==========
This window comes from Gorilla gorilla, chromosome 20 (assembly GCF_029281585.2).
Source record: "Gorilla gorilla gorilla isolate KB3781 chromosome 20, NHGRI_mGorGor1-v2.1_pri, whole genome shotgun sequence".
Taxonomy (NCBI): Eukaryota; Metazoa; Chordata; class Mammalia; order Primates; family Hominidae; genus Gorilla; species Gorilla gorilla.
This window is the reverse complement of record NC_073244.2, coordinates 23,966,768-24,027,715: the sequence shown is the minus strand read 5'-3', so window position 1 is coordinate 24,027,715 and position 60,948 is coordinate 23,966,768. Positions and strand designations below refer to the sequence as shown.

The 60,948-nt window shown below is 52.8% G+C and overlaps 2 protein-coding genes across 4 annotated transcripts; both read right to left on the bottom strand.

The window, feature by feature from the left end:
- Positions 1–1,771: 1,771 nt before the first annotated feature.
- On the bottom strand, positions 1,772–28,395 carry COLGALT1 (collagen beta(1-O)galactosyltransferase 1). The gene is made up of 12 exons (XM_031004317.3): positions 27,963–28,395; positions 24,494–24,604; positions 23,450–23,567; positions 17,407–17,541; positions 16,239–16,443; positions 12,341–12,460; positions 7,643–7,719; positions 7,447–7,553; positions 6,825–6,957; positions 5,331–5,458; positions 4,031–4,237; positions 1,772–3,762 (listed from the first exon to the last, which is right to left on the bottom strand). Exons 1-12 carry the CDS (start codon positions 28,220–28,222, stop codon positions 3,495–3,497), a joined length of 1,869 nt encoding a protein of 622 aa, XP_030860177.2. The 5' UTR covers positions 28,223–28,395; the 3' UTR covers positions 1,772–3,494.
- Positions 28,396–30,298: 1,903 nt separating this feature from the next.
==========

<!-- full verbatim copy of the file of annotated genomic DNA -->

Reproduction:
This window comes from Gorilla gorilla, chromosome 20 (assembly GCF_029281585.2).
Source record: "Gorilla gorilla gorilla isolate KB3781 chromosome 20, NHGRI_mGorGor1-v2.1_pri, whole genome shotgun sequence".
Taxonomy (NCBI): Eukaryota; Metazoa; Chordata; class Mammalia; order Primates; family Hominidae; genus Gorilla; species Gorilla gorilla.
This window is the reverse complement of record NC_073244.2, coordinates 23,966,768-24,027,715: the sequence shown is the minus strand read 5'-3', so window position 1 is coordinate 24,027,715 and position 60,948 is coordinate 23,966,768. Positions and strand designations below refer to the sequence as shown.

The 60,948-nt window shown below is 52.8% G+C and overlaps 2 protein-coding genes across 4 annotated transcripts; both read right to left on the bottom strand.

The window, feature by feature from the left end:
- Positions 1–1,771: 1,771 nt before the first annotated feature.
- On the bottom strand, positions 1,772–28,395 carry COLGALT1 (collagen beta(1-O)galactosyltransferase 1). The gene is made up of 12 exons (XM_031004317.3): positions 27,963–28,395; positions 24,494–24,604; positions 23,450–23,567; positions 17,407–17,541; positions 16,239–16,443; positions 12,341–12,460; positions 7,643–7,719; positions 7,447–7,553; positions 6,825–6,957; positions 5,331–5,458; positions 4,031–4,237; positions 1,772–3,762 (listed from the first exon to the last, which is right to left on the bottom strand). Exons 1-12 carry the CDS (start codon positions 28,220–28,222, stop codon positions 3,495–3,497), a joined length of 1,869 nt encoding a protein of 622 aa, XP_030860177.2. The 5' UTR covers positions 28,223–28,395; the 3' UTR covers positions 1,772–3,494.
- Positions 28,396–30,298: 1,903 nt separating this feature from the next.